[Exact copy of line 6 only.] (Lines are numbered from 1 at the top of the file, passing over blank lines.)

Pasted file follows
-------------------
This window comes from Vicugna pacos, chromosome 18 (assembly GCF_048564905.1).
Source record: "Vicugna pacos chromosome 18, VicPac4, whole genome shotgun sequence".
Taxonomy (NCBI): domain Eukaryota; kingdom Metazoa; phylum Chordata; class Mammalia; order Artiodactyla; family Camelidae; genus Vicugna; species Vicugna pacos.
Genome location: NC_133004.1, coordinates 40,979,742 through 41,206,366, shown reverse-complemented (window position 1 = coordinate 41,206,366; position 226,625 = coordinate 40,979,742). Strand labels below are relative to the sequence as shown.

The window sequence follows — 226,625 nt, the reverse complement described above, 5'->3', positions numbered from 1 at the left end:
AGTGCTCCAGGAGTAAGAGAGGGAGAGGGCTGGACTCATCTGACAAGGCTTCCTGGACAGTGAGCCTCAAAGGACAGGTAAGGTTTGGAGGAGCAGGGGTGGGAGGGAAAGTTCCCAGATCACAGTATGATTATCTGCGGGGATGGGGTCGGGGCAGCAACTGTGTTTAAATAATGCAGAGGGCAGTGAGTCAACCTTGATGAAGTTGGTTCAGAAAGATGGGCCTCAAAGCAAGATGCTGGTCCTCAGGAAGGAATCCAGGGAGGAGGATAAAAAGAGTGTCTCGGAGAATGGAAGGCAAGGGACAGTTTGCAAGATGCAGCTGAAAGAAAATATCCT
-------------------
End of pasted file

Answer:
AGTGCTCCAGGAGTAAGAGAGGGAGAGGGCTGGACTCATCTGACAAGGCTTCCTGGACAGTGAGCCTCAAAGGACAGGTAAGGTTTGGAGGAGCAGGGGTGGGAGGGAAAGTTCCCAGATCACAGTATGATTATCTGCGGGGATGGGGTCGGGGCAGCAACTGTGTTTAAATAATGCAGAGGGCAGTGAGTCAACCTTGATGAAGTTGGTTCAGAAAGATGGGCCTCAAAGCAAGATGCTGGTCCTCAGGAAGGAATCCAGGGAGGAGGATAAAAAGAGTGTCTCGGAGAATGGAAGGCAAGGGACAGTTTGCAAGATGCAGCTGAAAGAAAATATCCT